‘How to Not Get Raped’ Class a Big Hit in Indiana Town
Reductress - Rape Class

A class on rape prevention held at the community center in Fairmont, Indiana, is rapidly gaining popularity among local women.
 

The class offers an in-depth guide for women, which includes clear steps that can be taken to avoid being raped. “We learn how not to dress provocatively, and how to imply that we don’t want to be raped through our words and behavior,” says Candace Amiccio, 22, a student in the class. “For instance, smiling too much might imply you want to be raped, whereas looking too angry might imply you deserve to be raped. Now that I’m aware of the vibe I’m giving off, I’m not going to end up like one of those dumb girls that gets raped.”

 

Student Julia Hadden notes, “I was so overconfident before I took this class. I’d walk to classes alone, hang out with guy friends one-on-one, all these behaviors that just scream ‘rape me!’” Students are also advised not to carry rape whistles or mace, as these objects suggest they are overly ready for rape, or that they’ve been raped in the past and therefore rape easily.

 

Instructor Michael Kearns, 54, says, “We tell these girls about the dangers of mixed signals. If you’re dating a bunch of jerks but then you won’t put out for a nice guy, the injustice of your behavior might drive the nice guy to desperate measures.”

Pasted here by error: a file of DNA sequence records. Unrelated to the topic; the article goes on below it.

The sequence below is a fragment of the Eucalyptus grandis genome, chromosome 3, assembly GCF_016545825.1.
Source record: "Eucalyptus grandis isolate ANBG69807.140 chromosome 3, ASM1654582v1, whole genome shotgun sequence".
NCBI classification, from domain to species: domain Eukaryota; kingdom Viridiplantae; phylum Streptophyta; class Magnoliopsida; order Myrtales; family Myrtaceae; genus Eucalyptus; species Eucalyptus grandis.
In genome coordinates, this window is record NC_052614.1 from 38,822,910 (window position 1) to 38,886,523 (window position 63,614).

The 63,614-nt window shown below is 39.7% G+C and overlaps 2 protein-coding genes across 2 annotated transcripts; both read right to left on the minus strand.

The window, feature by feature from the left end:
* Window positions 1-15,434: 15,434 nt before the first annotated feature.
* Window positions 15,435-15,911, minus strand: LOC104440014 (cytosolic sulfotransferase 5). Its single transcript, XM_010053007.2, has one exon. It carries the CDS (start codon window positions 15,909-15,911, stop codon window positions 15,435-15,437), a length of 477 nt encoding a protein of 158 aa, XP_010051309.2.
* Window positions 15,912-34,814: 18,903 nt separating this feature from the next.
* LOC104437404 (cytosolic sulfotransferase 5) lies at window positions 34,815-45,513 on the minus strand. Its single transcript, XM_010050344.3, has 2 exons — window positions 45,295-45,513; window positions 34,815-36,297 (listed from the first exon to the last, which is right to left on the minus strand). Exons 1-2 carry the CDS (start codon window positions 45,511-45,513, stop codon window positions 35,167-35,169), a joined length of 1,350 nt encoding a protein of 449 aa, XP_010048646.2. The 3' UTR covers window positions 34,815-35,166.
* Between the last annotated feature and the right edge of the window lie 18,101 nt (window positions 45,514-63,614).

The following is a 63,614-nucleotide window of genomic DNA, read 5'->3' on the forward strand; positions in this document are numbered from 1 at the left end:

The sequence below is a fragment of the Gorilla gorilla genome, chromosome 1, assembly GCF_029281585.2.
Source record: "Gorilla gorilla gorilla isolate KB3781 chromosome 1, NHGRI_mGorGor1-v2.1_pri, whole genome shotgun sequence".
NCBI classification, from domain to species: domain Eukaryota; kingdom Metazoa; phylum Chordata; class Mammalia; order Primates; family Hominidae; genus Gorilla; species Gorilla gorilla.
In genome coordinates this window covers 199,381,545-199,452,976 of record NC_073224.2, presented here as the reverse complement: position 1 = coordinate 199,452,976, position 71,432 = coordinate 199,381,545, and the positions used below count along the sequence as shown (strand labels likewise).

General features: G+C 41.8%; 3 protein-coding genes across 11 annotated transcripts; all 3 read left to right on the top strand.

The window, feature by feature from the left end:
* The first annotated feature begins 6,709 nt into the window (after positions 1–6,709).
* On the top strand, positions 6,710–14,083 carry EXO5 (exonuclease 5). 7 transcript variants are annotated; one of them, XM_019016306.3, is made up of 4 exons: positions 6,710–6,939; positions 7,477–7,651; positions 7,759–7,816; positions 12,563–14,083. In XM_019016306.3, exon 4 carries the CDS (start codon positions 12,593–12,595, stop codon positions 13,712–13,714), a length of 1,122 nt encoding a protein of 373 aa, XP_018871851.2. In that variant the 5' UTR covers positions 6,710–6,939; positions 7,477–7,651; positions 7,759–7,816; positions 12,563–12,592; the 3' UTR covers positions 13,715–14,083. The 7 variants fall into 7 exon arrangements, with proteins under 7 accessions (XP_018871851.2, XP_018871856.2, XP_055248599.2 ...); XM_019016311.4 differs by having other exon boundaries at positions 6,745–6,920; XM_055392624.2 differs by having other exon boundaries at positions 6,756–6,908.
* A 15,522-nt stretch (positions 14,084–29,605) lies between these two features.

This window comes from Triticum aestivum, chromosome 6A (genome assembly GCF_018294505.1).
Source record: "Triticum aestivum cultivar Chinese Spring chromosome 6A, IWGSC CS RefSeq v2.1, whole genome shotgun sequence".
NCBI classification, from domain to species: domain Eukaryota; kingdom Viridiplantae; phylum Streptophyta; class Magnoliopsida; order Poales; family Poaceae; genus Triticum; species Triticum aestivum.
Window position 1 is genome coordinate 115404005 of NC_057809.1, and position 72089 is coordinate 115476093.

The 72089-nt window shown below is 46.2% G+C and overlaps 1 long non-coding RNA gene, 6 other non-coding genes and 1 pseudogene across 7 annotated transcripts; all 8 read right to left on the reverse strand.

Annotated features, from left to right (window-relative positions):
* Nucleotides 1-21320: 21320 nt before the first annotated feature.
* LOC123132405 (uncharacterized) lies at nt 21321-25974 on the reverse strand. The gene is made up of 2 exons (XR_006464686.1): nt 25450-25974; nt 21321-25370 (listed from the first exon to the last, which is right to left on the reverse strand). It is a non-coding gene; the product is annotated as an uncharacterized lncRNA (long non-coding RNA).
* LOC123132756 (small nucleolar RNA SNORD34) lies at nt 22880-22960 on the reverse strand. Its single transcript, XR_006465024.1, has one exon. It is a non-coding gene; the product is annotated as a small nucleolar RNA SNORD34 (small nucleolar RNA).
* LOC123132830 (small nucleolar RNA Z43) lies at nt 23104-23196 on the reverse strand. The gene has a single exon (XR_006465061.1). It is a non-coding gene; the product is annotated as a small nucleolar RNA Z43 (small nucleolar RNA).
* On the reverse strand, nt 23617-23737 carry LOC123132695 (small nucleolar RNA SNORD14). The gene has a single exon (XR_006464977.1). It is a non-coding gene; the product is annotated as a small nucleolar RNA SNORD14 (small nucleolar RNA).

The class addresses other possible grounds for rape, including giving a guy blue balls, staying at a bar until last call, imbibing alcohol, being in public alone, not locking your door, having slutty friends, coming from a broken family, being proud of one’s gender, acting too masculine, acting too feminine, speaking, and saying no to sex.

 

Nearby Ivy Tech Community College has even thought about offering course credits for women who take the class. “If more women were conscious of their effect on others and took responsibility for their actions, we might not have so many rapes on campus,” said Max Rogers, President of the school.

 

Asked if there’s any hope of a similar class being offered for men in the community, Kearns laughs and says, “It’d take one hell of a women to rape a man! Any woman strong enough to pull it off is probably a lesbian anyway. Nope, I don’t think that’s something we have to worry about.” However, Kearns says he is thinking about branching off to teach a class on avoiding assault and domestic abuse.

by Beth Newell